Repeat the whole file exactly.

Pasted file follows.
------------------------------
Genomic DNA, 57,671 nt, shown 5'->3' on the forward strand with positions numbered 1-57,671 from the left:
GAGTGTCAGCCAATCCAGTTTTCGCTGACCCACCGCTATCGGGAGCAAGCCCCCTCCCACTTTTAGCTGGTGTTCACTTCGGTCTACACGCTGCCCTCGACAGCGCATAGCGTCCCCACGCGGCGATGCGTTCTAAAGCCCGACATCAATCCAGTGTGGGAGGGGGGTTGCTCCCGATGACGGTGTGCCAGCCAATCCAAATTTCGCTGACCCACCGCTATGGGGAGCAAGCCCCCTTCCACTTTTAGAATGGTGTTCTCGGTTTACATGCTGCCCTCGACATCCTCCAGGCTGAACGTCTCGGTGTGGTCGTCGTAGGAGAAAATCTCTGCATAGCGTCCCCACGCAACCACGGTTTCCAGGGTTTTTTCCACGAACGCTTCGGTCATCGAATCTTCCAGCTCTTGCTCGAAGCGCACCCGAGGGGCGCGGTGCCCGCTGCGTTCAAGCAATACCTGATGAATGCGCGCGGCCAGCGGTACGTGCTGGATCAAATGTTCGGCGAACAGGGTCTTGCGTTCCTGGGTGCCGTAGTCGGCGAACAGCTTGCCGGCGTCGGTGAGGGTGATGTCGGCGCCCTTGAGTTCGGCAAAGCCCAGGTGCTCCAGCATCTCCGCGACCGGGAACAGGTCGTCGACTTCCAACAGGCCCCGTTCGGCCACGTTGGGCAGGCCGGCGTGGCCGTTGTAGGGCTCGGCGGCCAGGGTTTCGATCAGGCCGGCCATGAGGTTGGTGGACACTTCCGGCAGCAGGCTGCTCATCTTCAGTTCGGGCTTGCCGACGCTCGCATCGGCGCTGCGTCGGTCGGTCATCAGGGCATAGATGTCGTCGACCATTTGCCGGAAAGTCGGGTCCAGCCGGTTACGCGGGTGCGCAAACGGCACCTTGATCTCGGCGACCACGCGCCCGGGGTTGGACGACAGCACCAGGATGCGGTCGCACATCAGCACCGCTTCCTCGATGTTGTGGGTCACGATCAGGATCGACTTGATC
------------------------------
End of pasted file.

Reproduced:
Genomic DNA, 57,671 nt, shown 5'->3' on the forward strand with positions numbered 1-57,671 from the left:
GAGTGTCAGCCAATCCAGTTTTCGCTGACCCACCGCTATCGGGAGCAAGCCCCCTCCCACTTTTAGCTGGTGTTCACTTCGGTCTACACGCTGCCCTCGACAGCGCATAGCGTCCCCACGCGGCGATGCGTTCTAAAGCCCGACATCAATCCAGTGTGGGAGGGGGGTTGCTCCCGATGACGGTGTGCCAGCCAATCCAAATTTCGCTGACCCACCGCTATGGGGAGCAAGCCCCCTTCCACTTTTAGAATGGTGTTCTCGGTTTACATGCTGCCCTCGACATCCTCCAGGCTGAACGTCTCGGTGTGGTCGTCGTAGGAGAAAATCTCTGCATAGCGTCCCCACGCAACCACGGTTTCCAGGGTTTTTTCCACGAACGCTTCGGTCATCGAATCTTCCAGCTCTTGCTCGAAGCGCACCCGAGGGGCGCGGTGCCCGCTGCGTTCAAGCAATACCTGATGAATGCGCGCGGCCAGCGGTACGTGCTGGATCAAATGTTCGGCGAACAGGGTCTTGCGTTCCTGGGTGCCGTAGTCGGCGAACAGCTTGCCGGCGTCGGTGAGGGTGATGTCGGCGCCCTTGAGTTCGGCAAAGCCCAGGTGCTCCAGCATCTCCGCGACCGGGAACAGGTCGTCGACTTCCAACAGGCCCCGTTCGGCCACGTTGGGCAGGCCGGCGTGGCCGTTGTAGGGCTCGGCGGCCAGGGTTTCGATCAGGCCGGCCATGAGGTTGGTGGACACTTCCGGCAGCAGGCTGCTCATCTTCAGTTCGGGCTTGCCGACGCTCGCATCGGCGCTGCGTCGGTCGGTCATCAGGGCATAGATGTCGTCGACCATTTGCCGGAAAGTCGGGTCCAGCCGGTTACGCGGGTGCGCAAACGGCACCTTGATCTCGGCGACCACGCGCCCGGGGTTGGACGACAGCACCAGGATGCGGTCGCACATCAGCACCGCTTCCTCGATGTTGTGGGTCACGATCAGGATCGACTTGATC